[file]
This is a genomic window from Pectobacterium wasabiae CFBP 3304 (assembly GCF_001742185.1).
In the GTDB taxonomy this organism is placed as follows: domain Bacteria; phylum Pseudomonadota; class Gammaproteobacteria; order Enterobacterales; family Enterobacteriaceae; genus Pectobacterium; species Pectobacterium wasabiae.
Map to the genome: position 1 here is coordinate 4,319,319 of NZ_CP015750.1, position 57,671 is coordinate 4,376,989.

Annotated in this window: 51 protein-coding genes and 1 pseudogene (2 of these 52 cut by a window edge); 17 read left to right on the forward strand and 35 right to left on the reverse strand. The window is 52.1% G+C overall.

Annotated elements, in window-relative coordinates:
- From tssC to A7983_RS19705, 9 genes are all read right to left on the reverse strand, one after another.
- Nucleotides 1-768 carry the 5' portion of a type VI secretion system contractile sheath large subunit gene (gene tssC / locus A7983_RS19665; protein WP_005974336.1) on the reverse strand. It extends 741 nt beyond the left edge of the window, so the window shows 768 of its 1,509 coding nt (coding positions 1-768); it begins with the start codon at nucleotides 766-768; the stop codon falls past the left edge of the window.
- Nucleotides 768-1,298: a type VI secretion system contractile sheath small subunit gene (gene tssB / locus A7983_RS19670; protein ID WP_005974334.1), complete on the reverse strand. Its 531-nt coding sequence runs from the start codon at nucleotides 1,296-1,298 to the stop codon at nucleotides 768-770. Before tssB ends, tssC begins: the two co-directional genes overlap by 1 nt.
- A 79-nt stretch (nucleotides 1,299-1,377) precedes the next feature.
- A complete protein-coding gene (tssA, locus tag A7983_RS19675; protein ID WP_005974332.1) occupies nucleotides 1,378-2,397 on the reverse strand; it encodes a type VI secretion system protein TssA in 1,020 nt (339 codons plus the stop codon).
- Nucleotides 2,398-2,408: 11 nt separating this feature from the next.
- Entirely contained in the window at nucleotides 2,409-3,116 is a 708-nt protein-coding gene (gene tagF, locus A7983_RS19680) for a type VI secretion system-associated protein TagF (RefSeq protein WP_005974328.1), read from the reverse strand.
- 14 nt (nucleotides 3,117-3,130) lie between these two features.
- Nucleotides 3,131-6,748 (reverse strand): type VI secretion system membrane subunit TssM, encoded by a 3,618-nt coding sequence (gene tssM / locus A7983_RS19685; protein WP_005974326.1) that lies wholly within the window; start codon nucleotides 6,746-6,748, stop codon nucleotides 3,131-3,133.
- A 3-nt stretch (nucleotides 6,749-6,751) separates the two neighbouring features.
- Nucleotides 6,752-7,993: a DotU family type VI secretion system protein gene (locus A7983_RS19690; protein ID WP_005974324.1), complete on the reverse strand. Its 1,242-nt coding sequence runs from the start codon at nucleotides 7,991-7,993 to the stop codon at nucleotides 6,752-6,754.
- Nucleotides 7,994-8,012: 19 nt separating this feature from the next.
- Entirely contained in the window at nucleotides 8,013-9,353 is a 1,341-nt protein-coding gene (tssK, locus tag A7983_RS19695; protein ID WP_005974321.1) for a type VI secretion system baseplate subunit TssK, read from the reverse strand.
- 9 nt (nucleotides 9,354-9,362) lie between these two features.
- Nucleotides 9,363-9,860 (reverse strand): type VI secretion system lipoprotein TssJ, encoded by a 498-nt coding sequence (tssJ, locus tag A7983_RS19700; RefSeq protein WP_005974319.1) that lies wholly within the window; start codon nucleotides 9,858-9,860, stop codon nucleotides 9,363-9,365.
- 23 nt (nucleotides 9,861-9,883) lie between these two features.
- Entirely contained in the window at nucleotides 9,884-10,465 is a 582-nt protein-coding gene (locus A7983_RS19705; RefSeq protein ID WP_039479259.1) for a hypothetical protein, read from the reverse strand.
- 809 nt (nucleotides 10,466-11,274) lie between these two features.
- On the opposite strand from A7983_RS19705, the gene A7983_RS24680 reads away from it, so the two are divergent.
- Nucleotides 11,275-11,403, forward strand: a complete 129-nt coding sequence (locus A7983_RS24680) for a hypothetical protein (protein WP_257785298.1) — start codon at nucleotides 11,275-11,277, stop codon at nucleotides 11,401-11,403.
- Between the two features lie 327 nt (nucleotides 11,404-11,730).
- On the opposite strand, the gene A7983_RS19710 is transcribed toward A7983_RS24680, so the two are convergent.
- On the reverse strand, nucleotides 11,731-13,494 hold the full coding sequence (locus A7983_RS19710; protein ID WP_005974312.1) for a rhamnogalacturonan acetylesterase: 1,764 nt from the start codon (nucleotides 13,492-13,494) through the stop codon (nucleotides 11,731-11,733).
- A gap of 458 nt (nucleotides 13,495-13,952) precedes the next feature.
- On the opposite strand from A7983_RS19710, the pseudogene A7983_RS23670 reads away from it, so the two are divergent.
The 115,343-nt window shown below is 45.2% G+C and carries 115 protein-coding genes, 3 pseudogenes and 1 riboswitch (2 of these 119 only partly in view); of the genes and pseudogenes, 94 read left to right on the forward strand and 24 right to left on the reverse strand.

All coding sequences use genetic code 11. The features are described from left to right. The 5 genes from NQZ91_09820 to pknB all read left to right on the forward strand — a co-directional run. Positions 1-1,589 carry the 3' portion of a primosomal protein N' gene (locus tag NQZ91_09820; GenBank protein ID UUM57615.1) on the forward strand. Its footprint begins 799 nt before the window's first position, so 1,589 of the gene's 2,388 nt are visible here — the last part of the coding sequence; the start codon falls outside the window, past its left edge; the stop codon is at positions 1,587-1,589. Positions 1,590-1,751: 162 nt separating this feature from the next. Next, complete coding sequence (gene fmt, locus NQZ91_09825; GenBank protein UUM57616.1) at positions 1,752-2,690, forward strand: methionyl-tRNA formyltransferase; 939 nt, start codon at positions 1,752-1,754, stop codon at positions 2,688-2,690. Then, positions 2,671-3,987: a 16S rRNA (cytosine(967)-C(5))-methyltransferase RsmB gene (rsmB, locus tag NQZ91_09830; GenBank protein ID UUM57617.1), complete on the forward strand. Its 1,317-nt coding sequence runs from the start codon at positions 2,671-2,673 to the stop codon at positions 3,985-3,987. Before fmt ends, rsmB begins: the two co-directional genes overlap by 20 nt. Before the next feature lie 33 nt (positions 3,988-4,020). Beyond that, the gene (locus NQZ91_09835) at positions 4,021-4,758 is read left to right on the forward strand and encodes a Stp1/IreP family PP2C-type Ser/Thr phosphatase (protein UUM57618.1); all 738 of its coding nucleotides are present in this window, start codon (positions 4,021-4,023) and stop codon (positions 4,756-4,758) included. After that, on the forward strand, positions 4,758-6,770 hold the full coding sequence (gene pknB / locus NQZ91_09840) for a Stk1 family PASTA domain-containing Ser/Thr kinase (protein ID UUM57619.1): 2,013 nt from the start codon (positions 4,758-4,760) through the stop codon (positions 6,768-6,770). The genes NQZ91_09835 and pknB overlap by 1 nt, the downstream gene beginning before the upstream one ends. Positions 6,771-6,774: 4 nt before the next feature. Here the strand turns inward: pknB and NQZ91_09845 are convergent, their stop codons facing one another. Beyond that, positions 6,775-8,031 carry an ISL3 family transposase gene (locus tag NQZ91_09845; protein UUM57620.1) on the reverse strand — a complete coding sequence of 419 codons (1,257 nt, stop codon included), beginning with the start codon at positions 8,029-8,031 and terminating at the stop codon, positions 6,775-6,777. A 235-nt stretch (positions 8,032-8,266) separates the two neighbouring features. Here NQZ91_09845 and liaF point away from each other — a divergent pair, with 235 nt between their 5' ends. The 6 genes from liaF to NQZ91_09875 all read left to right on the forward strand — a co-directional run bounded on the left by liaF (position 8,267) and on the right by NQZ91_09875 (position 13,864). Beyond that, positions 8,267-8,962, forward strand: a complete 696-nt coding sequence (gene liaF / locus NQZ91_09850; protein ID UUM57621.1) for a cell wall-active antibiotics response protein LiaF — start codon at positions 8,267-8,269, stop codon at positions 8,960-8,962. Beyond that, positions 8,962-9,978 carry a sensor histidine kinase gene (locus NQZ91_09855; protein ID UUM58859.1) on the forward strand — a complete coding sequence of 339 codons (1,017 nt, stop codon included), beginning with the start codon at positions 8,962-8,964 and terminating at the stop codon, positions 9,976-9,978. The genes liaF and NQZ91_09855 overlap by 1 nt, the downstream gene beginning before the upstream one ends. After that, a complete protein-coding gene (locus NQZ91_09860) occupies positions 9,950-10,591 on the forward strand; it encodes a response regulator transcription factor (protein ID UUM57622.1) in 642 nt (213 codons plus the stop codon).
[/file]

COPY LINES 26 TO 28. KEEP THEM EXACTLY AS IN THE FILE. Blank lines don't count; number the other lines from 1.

- Between the two features lie 327 nt (nucleotides 11,404-11,730).
- On the opposite strand, the gene A7983_RS19710 is transcribed toward A7983_RS24680, so the two are convergent.
- On the reverse strand, nucleotides 11,731-13,494 hold the full coding sequence (locus A7983_RS19710; protein ID WP_005974312.1) for a rhamnogalacturonan acetylesterase: 1,764 nt from the start codon (nucleotides 13,492-13,494) through the stop codon (nucleotides 11,731-11,733).